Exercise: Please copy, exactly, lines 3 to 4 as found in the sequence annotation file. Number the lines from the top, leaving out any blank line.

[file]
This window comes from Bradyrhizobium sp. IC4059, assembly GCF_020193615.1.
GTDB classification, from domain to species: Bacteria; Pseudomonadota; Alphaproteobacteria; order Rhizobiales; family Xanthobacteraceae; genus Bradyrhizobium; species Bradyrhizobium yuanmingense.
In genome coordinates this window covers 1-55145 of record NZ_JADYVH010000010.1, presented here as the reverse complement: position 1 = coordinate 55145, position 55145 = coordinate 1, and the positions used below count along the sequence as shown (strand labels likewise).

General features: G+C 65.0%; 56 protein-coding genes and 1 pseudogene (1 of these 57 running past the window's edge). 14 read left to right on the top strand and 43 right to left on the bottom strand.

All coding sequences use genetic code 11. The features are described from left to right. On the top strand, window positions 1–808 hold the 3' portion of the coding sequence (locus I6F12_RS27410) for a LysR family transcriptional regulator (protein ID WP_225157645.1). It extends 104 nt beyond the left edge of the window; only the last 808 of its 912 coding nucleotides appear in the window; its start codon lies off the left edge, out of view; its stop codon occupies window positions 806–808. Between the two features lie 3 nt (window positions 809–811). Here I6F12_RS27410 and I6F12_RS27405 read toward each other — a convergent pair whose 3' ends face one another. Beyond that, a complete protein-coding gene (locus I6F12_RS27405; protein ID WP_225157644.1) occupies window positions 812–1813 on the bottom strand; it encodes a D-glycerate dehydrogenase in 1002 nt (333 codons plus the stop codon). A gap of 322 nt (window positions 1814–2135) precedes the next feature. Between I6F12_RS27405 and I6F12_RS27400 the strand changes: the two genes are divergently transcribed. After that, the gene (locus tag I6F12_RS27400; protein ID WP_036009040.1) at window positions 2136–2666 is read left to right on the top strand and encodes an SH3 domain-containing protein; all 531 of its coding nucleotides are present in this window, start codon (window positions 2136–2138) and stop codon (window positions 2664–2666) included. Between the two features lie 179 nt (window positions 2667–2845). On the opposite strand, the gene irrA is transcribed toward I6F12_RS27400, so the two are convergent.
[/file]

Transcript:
In genome coordinates this window covers 1-55145 of record NZ_JADYVH010000010.1, presented here as the reverse complement: position 1 = coordinate 55145, position 55145 = coordinate 1, and the positions used below count along the sequence as shown (strand labels likewise).

General features: G+C 65.0%; 56 protein-coding genes and 1 pseudogene (1 of these 57 running past the window's edge). 14 read left to right on the top strand and 43 right to left on the bottom strand.